Reduce a Computer’s Audio Output Line Hum

đź“… August 30, 2016
isolator“Why do I hear a faint hum from my computer’s audio output?”

Computers are electrically noisy environments, and all of those wires and fans and whatnot operating at various frequencies can have unpleasant side-effects on a computer’s audio output.

If you enjoy listening to music played from your computer and if you use the computer’s analog stereo outputs (the 3.5mm line out jack) to connect to an external amplifier or receiver, then you have no doubt encountered the low-frequency hum effect.

Not a mere hiss due to a noisy sound card, but a low hummmmmmmmm that is heard consistently whether or not audio is playing and regardless of the volume level.

This can happen with any home audio equipment, not just computers. Often, it is caused by a ground loop, and the best way to reduce or nearly eliminate this hum is to electrically isolate the audio output (from the computer) from the audio input of the receiver/amplifier.

A simple device to use is a 1:1 isolation transformer, also know as an audio ground loop noise filter. These are small, inexpensive devices that plug between the computer and the receiver to reduce — if not eliminate — the low-frequency hum that can be annoying to listen to through earphones or speakers.

Several are available, and I have used the BOSS Audio B25N ground loop isolator noise filter. These are often found in automotive sound systems to reduce motor interference, but they work just as well with computers and home audio equipment.


B-25N Ground loop isolator shown with extra RCA connections. One side is stereo audio in, and the other is stereo audio out. Despite the shiny appearance, it is made of plastic, not metal.

The B25N has two sets of RCA phono jacks for stereo in and stereo out. You will need an extra 3.5mm to RCA cable to connect the isolator to your computer.

Does it work?


This is probably one of the best computer audio improvements around if using analog audio. Any hum is eliminated to almost zero. In many cases, I cannot hear any hum at all. Any noise depends upon the quality of the sound card or motherboard audio.

Sound quality is almost as pure as it gets for analog stereo signals.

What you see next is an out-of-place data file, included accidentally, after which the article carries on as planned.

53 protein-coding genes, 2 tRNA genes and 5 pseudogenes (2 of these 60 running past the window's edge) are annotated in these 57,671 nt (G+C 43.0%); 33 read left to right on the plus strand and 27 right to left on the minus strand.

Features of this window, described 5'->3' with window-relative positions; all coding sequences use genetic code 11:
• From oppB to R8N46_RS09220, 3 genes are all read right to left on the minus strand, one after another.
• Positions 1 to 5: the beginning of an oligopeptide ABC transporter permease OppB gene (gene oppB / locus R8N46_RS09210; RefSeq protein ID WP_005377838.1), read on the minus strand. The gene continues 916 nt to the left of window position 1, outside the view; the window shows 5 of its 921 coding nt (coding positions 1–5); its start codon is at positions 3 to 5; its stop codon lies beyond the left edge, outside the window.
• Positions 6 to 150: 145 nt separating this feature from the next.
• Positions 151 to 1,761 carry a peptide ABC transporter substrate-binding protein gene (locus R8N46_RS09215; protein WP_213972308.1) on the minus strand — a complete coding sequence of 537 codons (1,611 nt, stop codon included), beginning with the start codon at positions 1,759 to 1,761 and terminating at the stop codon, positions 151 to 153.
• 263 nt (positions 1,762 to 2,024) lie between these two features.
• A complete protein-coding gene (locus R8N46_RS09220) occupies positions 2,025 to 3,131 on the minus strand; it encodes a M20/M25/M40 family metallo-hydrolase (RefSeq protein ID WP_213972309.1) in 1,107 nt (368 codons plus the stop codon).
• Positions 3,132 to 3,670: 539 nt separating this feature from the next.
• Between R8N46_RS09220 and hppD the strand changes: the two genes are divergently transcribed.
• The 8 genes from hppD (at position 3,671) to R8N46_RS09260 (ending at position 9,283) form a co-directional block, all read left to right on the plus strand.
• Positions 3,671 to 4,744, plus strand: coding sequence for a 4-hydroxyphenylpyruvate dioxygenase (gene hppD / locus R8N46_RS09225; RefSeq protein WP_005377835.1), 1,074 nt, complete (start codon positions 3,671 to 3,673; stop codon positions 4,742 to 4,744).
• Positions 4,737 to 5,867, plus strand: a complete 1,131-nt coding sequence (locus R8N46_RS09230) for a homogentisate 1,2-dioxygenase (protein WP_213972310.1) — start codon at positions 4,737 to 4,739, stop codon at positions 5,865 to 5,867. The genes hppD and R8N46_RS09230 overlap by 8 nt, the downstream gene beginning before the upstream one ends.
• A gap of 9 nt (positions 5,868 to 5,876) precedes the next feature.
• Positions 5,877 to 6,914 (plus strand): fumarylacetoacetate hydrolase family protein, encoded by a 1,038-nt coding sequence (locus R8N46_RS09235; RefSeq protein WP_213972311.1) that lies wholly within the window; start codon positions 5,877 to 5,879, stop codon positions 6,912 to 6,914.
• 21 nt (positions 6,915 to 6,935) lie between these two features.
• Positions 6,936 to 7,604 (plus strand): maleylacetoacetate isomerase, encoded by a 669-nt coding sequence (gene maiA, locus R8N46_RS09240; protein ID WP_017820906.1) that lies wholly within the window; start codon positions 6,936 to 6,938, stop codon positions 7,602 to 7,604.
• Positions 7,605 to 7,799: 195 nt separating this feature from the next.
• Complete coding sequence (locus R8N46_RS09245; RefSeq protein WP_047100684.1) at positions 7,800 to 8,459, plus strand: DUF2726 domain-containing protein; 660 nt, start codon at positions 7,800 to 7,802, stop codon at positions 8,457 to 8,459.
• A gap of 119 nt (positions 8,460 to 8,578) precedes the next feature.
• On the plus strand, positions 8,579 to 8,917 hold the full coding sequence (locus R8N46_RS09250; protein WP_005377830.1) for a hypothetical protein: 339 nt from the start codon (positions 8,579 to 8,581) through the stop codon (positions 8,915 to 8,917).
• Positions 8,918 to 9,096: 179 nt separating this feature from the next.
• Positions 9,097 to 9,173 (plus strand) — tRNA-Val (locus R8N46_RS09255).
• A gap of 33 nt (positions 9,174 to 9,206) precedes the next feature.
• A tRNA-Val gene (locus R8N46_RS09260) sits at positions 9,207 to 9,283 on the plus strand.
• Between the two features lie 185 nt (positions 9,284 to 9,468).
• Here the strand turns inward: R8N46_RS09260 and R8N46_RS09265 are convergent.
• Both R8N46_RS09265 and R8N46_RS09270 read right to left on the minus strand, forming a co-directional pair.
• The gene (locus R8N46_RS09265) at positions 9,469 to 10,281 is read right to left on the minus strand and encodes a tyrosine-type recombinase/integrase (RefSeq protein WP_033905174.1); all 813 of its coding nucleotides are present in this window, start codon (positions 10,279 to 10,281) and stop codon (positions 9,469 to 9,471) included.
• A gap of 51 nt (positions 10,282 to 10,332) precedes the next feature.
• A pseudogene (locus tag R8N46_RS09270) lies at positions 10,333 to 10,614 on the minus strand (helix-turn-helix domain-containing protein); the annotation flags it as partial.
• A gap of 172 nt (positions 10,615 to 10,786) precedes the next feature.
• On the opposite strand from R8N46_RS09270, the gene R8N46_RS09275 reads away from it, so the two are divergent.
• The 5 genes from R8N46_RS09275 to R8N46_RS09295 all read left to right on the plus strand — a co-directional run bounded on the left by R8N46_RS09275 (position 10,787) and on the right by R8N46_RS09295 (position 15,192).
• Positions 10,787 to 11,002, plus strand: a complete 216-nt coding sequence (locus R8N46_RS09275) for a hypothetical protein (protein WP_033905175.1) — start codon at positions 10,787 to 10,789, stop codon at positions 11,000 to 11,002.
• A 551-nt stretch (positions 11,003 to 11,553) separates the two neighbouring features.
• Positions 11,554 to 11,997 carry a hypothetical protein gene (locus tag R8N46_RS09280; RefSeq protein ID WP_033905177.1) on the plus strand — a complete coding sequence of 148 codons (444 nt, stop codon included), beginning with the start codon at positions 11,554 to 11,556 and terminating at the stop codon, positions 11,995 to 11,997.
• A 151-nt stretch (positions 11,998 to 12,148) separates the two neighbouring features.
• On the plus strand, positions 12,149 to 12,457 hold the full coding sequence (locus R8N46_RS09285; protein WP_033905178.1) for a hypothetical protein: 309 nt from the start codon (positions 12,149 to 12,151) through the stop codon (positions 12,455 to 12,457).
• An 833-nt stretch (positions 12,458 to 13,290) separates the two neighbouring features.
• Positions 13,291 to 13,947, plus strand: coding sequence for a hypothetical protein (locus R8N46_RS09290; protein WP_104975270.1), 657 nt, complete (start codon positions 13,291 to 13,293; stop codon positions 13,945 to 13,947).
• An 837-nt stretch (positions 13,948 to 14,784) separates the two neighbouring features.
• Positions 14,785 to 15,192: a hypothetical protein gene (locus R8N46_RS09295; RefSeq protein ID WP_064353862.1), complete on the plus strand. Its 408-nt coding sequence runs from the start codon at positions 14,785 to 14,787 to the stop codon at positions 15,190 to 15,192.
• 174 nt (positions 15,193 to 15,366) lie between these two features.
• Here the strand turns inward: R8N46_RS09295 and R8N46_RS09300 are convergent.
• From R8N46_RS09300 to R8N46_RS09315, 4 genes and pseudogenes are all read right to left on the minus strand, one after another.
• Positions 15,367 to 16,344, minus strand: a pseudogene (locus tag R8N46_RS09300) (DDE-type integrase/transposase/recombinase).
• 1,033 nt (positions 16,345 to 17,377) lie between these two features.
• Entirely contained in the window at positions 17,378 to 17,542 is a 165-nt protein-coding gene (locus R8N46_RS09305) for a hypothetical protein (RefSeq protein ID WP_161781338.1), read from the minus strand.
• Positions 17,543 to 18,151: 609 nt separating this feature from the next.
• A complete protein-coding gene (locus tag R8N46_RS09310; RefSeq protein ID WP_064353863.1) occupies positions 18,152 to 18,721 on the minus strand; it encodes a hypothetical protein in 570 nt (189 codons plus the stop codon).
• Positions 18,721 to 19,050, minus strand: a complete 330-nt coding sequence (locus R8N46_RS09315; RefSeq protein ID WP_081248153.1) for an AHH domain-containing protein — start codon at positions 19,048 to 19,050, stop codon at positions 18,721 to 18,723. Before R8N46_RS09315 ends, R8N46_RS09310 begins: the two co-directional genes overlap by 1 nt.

What about digital audio?

An isolator is only needed for analog audio. Since SPDIF optical and coaxial connections are digital, they are immune to line noise and ground loop hum, so this will have no effect.

Pay attention to where you place the isolator

Transformers are electrical devices that transfer electrical current from one coil to another via electromagnetic induction. Current flowing through one side of the transformer induces current in the opposite side. Because the two coils have no direct contact with each other, they are electrically isolated, and this isolation eliminates the ground loop hum effect.

However, this is also a weakness for home audio because any other source of electrical induction can influence the “clean side” of the transformer. If you use an audio isolator but place it too close to your computer (on top or behind it, for example), then other stray electrical noises from the computer will find their way into the signal again. It is the same effect as placing an AM radio next to a computer. Stray signals are emanating, causing electrical disturbances to nearby devices.

To mitigate this effect, place the isolator at least 20cm away from a computer or other noisy sources, such as fans.


If you use analog audio and are experiencing line hum, then an audio ground loop isolator will certainly improve the resulting sound quality by reducing the hum and noise.

It is low-cost, and it improves a computer’s analog audio output significantly. In fact, I would consider this device to be more important than a high-end sound card without using an isolator. Of course, when an isolator is combined with a high-end sound card, then analog stereo output is almost as good as it gets.

And yes, it is 100% compatible with Linux!

Highly recommended.




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